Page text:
While these three firms have been disappointing investments, their underlying businesses are showing positive trends and in my opinion, they are not permanently set back. While it’s clearly no fun to report any negative numbers ever, they are part of the normal course of investment markets, to manage the investment portfolio in a sound productive manner, which is appropriate for us as an insurance company. It’s a little easier to see the productive part of that statement, when you look at the longer-term measures such as our results over the last five years. Over that timeframe, we earned positive returns in both fixed income and equity of 4.4% and 11% respectively.

Starting in the summer of 2007, financial markets entered a period of turmoil with the blow-up of a few sub prime mortgage hedge funds serving as the detonator caps of a profound financial storm. Major institution after major institution has reported massive write-offs from ill-fated forays into a variety of overly complicated and unsound investments.

We did not stray into this area in search of extra yields or extra returns. Although clearly we don't get everything right, and we make some mistakes along the way, our unwavering long-standing emphasis on quality in all of our investing activities has served us very well through the stormy period and we do not face the troubles you see reported in the headlines.

Our emphasis on quality accomplished the most important goal for Markel. We protected our capital and maintained the balance sheet to support the insurance activities of the company. That stance continues to be the case, as it always will.

At the end of the first quarter, our allocation to equities stood at a lower-than-normal 66% of our total shareholders' equity, as we remain highly protective of our capital. By policy, our maximum allocation to equity would be 100% of shareholders' equity, and 80% would be a typical exposure level. That allows for a meaningful margin of safety to absorb equity market volatility, and still earn the higher long-term returns we've historically enjoyed from our equity investing activities.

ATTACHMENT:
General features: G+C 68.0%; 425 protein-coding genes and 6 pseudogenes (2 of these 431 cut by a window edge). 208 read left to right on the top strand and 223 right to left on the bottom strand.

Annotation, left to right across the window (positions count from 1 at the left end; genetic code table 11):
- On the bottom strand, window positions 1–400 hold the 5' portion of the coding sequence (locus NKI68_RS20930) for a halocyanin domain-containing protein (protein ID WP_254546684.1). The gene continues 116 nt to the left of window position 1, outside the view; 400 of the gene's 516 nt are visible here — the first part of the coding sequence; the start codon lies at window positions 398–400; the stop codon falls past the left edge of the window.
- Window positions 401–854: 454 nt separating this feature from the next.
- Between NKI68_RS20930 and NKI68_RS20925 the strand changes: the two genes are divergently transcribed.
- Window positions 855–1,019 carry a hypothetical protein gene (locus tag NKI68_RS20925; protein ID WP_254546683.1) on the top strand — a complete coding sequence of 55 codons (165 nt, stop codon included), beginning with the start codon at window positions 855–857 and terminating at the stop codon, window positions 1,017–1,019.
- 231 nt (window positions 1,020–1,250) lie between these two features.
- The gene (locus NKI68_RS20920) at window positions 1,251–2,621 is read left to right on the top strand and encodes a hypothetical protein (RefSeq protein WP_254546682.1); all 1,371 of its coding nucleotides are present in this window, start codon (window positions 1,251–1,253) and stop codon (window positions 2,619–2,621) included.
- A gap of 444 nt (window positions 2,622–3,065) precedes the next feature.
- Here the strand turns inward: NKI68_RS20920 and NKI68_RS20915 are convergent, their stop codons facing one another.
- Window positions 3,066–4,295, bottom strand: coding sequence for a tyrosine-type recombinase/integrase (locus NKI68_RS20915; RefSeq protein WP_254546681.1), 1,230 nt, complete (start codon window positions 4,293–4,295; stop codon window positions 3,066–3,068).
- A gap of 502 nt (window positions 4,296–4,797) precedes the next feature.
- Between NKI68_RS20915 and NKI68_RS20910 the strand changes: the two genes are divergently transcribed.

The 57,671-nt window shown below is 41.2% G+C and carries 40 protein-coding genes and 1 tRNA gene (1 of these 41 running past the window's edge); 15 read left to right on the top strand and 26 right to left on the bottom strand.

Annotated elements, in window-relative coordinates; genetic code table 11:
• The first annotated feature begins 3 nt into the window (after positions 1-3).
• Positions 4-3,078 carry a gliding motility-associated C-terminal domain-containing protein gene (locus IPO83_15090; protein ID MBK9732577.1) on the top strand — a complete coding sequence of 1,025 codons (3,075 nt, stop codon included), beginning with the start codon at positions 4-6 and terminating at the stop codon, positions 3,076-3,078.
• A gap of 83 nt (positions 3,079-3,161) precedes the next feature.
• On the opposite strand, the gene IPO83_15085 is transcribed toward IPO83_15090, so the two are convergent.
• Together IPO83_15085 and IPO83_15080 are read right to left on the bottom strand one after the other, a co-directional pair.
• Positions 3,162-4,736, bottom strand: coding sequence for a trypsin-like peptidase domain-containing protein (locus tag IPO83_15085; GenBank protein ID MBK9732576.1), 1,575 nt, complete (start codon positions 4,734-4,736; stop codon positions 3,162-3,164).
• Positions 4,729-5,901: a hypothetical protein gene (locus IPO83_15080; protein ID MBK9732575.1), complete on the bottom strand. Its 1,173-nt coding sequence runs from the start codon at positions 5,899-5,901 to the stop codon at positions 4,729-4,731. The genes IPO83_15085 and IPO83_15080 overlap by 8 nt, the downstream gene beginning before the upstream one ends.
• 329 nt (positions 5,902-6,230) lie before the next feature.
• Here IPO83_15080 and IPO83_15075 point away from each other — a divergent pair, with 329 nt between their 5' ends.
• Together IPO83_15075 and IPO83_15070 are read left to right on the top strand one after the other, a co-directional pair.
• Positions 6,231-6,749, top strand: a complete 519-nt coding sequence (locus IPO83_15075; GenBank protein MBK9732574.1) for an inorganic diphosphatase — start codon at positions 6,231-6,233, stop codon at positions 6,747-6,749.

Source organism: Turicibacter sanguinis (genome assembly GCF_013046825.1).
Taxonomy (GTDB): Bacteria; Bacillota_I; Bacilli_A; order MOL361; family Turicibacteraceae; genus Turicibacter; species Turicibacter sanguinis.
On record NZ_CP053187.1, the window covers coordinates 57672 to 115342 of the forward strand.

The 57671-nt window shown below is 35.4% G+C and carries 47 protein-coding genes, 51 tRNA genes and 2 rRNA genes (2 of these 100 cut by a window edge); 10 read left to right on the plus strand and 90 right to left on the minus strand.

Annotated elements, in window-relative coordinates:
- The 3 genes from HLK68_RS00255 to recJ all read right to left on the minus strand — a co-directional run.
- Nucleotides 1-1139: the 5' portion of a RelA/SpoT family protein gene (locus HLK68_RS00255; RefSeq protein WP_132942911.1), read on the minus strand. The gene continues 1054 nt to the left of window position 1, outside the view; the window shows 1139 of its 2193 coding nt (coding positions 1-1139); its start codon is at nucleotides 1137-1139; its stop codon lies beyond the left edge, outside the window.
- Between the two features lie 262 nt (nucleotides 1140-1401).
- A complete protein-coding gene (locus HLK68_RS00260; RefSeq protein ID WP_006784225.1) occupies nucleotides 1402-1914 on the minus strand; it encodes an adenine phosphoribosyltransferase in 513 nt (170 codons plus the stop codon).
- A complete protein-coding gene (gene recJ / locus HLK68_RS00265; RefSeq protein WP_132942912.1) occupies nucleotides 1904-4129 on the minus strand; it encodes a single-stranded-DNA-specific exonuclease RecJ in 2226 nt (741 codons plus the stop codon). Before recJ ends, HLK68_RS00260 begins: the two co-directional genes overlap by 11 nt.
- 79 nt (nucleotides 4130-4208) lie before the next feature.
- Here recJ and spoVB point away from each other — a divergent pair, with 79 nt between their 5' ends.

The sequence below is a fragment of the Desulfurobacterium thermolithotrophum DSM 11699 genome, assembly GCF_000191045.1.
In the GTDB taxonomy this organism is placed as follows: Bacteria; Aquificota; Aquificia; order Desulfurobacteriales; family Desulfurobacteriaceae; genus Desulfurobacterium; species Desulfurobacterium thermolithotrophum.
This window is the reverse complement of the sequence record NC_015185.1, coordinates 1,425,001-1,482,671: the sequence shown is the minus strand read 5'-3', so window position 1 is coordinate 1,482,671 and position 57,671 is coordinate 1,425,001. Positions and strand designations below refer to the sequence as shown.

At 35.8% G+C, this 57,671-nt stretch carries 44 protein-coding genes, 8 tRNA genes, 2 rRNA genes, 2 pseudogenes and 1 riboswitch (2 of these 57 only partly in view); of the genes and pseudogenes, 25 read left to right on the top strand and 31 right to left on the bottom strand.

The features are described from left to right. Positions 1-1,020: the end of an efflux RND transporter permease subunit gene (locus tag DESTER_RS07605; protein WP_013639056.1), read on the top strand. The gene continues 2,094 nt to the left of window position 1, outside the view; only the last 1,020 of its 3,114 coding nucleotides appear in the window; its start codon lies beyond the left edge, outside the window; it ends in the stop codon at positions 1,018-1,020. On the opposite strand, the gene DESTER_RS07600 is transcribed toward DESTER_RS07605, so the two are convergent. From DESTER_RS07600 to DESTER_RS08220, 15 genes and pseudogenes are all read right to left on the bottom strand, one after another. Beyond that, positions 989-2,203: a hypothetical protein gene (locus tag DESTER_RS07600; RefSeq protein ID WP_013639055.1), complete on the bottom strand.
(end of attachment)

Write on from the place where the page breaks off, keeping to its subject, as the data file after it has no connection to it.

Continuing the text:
Our lowest ever allocation to equities over the last 20 years was approximately 50% in 2000, when we couldn't find enough good ideas which met our investment discipline. Time and subsequent results justified our defensive and stubborn stance in the late ‘90s. Today we see and believe that there are many productive long-term investment prospects. The very good news amidst the current market environment is that this is a rare opportunity to upgrade the quality of our holdings at attractive pricing.

The very best companies are on sale, and we are building the portfolio of which we can be proud. We are prudently invested and investing in a list of proven long-term financially successful global powerhouses, while maintaining an above-average level of margin of safety to acknowledge the heightened volatility and uncertainty of the current marketplace.

The world continues to grow and develop and we are in a number of wonderful businesses at attractive prices that will benefit from this inexorable trend. In general, we have chosen to participate in this worldwide growth through companies with intangible brand values, manufacturing networks and intellectual expertise rather than direct commodity exposures.